Ultimately, the most important ranking signal is to get as many ranking signals right as you possibly can – and if you can't get them right, at least be absolutely consistent with your signals.
And, while I agree with much of the sentiment above that E-A-T is not a ranking signal (nor, is it an algorithm, especially) it is something important to consider in many niches because it gives us "clues" (not an actual recipe, nor even specific ingredients) as to the types of things that the real algo is trying to leverage. And it's really only super important in a very limited sector right now. In a huge number of cases, you still have 3-4 years of being able to play the old "match the keywords and get links" game and still come out a winner.
The survival training I got placed a LOT of importance on knowing the priority to sort out Air, Shelter, Water, and Food in that there are situations where if you don't sort the right one before it becomes important, the others don't matter, you're either dead, or too sick/weak to do any others anyway. 😃
That said, I fully agree with the overall gist of it all. But I personally think there is great value in thinking about which signals (and I use the plural here on purpose) might be used to know, from the data a search engine can freely collect in all cases, universally, (because if a measurement can't be applied to all, it is useless to apply to any) might denote and assess a level of 'Expertise', with high signal to noise ratio and good practical granularity. The same for Trust, and for Authority.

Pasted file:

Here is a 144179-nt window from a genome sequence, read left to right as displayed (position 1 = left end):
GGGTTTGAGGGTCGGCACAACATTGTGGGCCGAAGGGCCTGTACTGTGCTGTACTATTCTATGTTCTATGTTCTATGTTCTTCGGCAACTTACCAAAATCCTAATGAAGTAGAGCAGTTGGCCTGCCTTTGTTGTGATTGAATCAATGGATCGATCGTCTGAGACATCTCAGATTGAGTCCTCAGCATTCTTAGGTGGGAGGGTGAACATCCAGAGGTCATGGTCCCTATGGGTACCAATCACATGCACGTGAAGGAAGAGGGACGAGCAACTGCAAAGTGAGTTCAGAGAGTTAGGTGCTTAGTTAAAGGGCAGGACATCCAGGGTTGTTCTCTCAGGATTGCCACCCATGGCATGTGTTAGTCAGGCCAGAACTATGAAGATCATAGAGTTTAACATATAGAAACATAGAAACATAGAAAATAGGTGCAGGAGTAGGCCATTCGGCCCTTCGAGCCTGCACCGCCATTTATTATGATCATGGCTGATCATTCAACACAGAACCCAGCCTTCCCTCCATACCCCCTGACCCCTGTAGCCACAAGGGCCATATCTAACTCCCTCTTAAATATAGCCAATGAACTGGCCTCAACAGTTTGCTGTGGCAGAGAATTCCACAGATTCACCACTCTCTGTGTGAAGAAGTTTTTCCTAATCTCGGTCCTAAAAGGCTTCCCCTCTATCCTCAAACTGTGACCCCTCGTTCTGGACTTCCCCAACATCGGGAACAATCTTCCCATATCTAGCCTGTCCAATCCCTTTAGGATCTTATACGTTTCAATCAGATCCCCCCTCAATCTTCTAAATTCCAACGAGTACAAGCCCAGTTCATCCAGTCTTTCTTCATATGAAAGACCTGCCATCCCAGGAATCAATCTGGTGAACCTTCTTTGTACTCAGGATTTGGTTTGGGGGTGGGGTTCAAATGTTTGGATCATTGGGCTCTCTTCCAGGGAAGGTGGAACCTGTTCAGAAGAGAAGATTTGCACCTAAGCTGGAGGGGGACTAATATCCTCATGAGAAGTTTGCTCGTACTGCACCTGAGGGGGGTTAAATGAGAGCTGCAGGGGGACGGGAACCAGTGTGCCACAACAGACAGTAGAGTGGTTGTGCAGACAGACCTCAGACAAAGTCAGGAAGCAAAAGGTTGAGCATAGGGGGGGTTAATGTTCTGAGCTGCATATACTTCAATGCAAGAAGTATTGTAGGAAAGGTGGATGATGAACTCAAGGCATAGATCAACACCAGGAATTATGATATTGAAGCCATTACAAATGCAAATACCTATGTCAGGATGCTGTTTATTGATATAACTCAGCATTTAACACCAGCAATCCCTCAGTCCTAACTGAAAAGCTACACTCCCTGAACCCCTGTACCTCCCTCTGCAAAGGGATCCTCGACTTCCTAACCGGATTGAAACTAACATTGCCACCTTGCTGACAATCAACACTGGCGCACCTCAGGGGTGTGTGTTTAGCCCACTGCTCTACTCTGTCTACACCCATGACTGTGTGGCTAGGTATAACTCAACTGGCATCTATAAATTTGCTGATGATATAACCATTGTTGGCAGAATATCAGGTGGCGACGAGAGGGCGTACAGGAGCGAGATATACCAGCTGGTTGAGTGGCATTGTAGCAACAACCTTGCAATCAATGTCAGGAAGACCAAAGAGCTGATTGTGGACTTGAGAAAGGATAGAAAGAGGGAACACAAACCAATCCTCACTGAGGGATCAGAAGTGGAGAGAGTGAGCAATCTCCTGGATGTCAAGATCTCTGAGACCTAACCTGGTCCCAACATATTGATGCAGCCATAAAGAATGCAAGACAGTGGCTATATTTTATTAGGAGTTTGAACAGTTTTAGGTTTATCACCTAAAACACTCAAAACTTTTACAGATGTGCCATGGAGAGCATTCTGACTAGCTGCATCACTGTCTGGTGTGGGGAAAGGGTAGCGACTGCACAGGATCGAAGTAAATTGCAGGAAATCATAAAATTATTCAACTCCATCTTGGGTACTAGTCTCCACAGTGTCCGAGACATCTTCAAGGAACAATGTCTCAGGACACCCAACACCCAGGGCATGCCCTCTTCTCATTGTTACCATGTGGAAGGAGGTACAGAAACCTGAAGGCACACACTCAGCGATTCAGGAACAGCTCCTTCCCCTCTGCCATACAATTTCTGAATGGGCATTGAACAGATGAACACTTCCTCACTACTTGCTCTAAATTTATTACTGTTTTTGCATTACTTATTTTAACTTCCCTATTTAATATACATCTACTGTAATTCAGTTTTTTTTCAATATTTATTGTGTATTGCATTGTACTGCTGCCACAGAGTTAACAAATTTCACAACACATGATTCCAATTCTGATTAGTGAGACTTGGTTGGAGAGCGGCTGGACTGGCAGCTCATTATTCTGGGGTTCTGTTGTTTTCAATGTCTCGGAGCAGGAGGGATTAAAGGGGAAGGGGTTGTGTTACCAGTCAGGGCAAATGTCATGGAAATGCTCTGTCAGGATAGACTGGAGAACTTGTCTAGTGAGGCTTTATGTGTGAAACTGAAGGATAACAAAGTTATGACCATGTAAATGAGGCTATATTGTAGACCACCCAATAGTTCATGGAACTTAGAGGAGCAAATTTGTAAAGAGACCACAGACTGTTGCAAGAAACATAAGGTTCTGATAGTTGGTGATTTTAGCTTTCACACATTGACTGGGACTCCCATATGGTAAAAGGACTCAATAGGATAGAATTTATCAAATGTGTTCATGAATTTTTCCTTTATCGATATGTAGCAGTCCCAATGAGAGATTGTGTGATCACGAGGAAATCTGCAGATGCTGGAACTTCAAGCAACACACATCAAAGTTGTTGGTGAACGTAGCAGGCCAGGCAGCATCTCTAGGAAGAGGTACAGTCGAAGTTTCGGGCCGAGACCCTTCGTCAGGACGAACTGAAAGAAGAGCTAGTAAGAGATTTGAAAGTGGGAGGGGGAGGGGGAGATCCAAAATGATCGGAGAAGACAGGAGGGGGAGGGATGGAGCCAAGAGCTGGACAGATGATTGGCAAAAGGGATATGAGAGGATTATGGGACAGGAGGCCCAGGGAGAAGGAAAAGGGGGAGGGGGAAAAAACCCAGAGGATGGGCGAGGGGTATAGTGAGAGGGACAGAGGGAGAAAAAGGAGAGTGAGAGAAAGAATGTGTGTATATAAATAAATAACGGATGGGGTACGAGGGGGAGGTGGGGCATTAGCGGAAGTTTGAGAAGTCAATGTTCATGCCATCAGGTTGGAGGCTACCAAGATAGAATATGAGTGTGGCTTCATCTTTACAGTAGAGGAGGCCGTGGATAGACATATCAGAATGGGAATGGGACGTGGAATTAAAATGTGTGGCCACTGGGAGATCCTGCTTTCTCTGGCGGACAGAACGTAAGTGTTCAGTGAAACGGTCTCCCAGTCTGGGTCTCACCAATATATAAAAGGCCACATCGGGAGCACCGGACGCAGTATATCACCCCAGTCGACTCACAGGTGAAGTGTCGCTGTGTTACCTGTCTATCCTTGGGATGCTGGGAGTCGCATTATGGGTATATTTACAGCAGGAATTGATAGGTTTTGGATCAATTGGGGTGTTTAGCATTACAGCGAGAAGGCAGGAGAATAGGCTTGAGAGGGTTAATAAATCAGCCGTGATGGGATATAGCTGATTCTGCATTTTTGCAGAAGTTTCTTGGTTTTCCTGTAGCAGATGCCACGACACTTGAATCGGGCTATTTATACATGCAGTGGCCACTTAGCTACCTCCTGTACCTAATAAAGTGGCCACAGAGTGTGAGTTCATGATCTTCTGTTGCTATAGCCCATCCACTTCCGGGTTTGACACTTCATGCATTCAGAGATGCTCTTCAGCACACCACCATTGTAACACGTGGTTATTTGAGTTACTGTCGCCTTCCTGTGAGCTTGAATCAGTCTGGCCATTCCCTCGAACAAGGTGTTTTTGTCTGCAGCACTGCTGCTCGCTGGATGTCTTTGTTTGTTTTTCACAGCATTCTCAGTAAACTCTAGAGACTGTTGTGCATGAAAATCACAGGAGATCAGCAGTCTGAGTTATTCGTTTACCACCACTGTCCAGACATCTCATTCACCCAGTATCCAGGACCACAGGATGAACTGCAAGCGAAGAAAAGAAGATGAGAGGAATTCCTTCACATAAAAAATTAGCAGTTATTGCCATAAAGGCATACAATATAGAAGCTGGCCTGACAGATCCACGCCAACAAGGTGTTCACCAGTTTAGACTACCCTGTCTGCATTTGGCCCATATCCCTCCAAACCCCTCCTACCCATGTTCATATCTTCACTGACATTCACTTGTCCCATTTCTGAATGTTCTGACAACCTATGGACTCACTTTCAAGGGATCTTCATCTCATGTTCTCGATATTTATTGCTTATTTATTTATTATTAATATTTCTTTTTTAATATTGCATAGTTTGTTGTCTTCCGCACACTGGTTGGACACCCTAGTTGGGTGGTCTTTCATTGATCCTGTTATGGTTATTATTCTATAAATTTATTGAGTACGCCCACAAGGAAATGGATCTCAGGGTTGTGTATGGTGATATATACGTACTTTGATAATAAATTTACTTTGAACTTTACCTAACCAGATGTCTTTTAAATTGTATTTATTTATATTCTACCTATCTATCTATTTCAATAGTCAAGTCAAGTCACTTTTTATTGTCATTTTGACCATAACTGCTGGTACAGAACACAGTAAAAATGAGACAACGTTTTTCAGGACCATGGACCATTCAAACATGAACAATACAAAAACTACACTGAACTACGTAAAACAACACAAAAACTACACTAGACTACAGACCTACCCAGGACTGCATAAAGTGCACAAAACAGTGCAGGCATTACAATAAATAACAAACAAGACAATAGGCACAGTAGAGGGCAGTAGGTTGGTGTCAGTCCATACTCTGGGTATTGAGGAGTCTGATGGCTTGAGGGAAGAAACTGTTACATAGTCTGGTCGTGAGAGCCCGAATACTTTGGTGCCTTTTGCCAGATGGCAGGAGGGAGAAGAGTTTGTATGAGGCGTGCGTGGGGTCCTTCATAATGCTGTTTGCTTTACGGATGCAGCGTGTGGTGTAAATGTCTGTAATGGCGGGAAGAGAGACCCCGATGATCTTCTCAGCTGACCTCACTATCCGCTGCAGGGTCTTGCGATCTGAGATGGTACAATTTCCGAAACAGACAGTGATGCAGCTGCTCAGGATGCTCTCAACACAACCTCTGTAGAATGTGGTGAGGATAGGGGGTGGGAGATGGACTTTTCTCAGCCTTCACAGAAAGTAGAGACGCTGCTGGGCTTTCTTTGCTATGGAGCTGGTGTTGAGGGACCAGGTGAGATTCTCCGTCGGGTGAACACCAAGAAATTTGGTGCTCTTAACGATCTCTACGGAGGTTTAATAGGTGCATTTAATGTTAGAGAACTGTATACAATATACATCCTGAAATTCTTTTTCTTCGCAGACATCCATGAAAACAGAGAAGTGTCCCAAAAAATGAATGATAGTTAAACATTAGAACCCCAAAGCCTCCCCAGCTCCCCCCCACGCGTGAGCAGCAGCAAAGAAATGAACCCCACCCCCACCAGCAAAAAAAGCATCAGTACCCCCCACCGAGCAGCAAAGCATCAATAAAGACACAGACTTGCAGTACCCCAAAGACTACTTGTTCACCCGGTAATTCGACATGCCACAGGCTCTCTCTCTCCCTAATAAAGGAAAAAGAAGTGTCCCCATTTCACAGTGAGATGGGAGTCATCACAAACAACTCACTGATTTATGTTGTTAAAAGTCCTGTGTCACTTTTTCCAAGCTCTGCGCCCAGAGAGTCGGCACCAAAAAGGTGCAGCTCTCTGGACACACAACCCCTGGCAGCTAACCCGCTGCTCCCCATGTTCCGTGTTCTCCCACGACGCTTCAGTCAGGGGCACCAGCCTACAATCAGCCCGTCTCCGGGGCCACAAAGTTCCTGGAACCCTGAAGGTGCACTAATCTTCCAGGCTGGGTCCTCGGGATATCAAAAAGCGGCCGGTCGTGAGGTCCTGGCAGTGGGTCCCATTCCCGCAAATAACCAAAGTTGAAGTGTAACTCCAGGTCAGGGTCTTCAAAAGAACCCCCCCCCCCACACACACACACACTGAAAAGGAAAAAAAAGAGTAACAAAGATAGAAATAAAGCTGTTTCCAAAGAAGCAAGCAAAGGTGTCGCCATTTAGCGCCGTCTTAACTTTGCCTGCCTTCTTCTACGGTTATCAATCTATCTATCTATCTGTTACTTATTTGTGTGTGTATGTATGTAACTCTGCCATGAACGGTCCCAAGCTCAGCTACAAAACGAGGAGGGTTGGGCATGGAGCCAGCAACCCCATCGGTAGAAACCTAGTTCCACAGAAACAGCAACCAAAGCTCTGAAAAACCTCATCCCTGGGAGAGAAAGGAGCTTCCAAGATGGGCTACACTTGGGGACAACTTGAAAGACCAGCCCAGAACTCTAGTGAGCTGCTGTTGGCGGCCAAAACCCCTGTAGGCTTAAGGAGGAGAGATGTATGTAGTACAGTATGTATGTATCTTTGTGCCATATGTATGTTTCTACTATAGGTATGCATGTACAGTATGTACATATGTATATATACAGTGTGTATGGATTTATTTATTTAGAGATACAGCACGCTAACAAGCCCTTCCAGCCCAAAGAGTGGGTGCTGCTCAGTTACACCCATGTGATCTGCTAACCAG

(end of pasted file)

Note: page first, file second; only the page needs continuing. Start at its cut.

Just don't then assume you are right (although it might give you something interesting to test). Sometimes what may seem logical and easy as a signal from an outsider's perspective just doesn't scale to the entire web in a way that a search engine can use in returning results within X nanoseconds.
Google themselves were pretty adamant though that what mattered was Links, Content, and Query intent – thought the actual quote at the time was "Content, Links and RankBrain".
If you watch the video carefully, you can see my reaction, because did you see what he told us? He said what matters is: On-page (Content), Off-page (Links), and How Google process queries. In other words, 'everything'. 😃 I wasn't sure whether to laugh, applaud the brilliance of the genericness of the answer, or be annoyed. But actually, thinking about that third point, and that he basically said it is, in its way, just as important as anything you have on page, or anything off-page, was a point well-made.